The U.S. Department of Agriculture recommends regulations to the states and sets EIA testing requirements for importation and interstate transportation of horses and other equids. Regulations vary among the states but typically, animals that test positive for EIAV antibodies must be destroyed or quarantined. Because quarantine regulations are onerous, the vast majority of Coggins-positive horses are destroyed. Costs of testing, euthanasia, and disposal are borne by horse owners, who are not indemnified for their losses. Over the years, the incidence of EIA has been dramatically reduced among tested animals while the overall expenditures to identify Coggins-positive equids has increased. In 2000, the nationwide average cost to identify Coggins-positive equids was about $54,000 per positive animal, or about $500,000 per acutely or chronically ill animal.
While there is little opposition to quarantine and humane slaughter of equids that are acutely or chronically ill with EIA, regulatory policies regarding asymptomatic horses have generated controversy over the years. On one side of the controversy are those who believe that EIA is a highly dangerous disease and that all equids that harbor the EIA virus, no matter how low the viral activity, are a potential threat to other equids. On the other side are those who believe that EIA has never been a major disease among horses, that only acute and chronically ill animals are realistic threats to uninfected animals, and that asymptomatic horses are very rarely a source of virulent EIA infection. Proponents of one view believe that current regulations are insufficient and that all untested horses should be tested and all that test positive should be destroyed. Proponents of the alternative view believe that current regulations are misguided in regard to asymptomatic animals and quarantine regulations should be relaxed.
OBSERVATIONS AND OPINIONS
a) Selection against the more virulent (disease causing) strains. Because they cause clinical illness, these strains are easier to identify and eliminate.|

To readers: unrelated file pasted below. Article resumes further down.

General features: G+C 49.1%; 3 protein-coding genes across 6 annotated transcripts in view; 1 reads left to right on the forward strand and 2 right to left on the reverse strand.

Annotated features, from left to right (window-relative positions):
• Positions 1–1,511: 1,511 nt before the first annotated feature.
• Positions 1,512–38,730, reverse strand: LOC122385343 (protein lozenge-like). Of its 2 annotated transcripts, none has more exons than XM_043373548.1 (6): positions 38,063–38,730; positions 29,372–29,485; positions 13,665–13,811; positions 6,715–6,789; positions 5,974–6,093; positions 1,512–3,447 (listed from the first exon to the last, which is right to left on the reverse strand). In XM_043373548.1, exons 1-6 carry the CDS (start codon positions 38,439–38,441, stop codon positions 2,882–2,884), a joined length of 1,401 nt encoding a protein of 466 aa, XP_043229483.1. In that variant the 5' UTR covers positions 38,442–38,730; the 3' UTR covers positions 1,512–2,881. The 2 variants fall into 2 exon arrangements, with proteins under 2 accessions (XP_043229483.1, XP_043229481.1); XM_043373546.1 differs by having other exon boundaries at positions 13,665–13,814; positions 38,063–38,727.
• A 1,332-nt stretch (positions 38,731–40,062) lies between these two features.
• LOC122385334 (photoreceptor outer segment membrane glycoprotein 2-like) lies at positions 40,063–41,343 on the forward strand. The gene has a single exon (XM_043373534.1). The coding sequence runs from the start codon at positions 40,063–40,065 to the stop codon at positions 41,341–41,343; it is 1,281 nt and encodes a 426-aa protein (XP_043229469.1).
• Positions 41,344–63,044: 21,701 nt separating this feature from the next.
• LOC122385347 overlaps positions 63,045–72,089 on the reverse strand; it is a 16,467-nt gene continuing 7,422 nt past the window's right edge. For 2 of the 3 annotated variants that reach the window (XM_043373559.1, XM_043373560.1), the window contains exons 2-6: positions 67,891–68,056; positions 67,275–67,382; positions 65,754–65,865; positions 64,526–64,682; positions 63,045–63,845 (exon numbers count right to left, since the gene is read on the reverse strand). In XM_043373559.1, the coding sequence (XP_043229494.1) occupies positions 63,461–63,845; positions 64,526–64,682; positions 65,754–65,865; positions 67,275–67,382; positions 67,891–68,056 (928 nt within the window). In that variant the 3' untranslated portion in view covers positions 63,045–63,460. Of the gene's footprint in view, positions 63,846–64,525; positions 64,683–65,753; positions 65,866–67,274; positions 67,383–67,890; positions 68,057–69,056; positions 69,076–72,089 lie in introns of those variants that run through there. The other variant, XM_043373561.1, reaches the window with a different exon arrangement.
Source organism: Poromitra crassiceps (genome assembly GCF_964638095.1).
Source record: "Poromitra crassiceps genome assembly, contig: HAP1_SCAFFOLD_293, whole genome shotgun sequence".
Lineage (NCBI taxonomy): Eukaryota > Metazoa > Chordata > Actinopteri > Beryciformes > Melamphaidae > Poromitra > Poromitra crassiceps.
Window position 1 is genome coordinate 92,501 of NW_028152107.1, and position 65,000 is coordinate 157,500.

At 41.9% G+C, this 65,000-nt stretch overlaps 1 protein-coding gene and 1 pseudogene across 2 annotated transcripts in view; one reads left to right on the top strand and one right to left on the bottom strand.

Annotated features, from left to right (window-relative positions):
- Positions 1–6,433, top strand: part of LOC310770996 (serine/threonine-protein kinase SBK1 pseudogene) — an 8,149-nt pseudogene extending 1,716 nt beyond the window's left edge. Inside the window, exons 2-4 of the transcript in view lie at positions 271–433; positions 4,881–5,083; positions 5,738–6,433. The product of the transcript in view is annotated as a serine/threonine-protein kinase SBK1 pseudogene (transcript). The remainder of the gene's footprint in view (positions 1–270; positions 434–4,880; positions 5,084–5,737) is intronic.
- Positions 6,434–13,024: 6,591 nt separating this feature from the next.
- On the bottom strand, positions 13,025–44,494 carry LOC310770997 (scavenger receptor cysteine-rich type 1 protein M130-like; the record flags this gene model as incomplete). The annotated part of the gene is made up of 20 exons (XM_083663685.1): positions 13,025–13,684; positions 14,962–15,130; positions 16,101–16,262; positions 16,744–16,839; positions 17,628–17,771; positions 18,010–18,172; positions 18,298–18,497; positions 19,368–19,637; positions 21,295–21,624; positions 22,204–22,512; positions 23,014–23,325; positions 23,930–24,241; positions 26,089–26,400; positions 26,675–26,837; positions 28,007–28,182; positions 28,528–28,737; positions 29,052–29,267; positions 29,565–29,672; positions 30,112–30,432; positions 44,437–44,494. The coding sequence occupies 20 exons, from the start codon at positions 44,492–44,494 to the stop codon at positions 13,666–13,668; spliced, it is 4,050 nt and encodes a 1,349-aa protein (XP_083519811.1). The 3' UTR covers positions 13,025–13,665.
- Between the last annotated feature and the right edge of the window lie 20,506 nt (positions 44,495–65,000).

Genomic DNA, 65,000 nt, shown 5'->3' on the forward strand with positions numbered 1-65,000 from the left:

b) The EIA virus may be adapting to its host. A virus can act like a parasite. To succeed, a parasite shouldnít kill its host but rather adapt over time to live in harmony with it. As reported in 1978, 85 to 95% percent of horses that tested positive on the Coggins test were asymptomatic-- a finding that suggests virus adaptation.
c) Through natural selection, the genetically resistant animal survives. Therefore, the ability of the EIA virus to reside silently in asymptomatic horses may also be due partly to the genetic resistance of the host animals. Ironically, the test-and-slaughter program may be selecting against the more genetically resistant individuals.
Crawford, T. & S.L. Kittleson, A Reappraisal of EIA Regulation, Journal of Equine Surgery & Medicine, Nov. 1978, p. 470-473 (1978)
2 Johnson, A.W., Equine Infectious Anemia: The Literature 1966-1975, The Veterinary Bulletin, vol. 46, pp. 559-574 (1976)
3 Nolan, M.J., Statement by the American Horse Council, Equine Infectious Anemia: A National Review of Policies, Programs, and Future Objectives. AQHA, p. 11(1985)
4 Ishitani, R., Research in Japan on Control of Equine Infectious Anemia, Equine Infectious Diseases I: Proceedings of 1st International Conference on Equine Infectious Diseases, p. 1-2 (1966)
5 Tashjian, R.J., Progress report -- EIA Vaccine, ACVMF, 29 Prospect St., Boylestown, MA 01583, (April 1999)
6 Dawson, R.O., (Prof. of Law, U. of Texas), Your Horses, EIA, and the Law, Caution Horses, vol. 3, no. 3, (www.law.utexas.edu) Fall 1998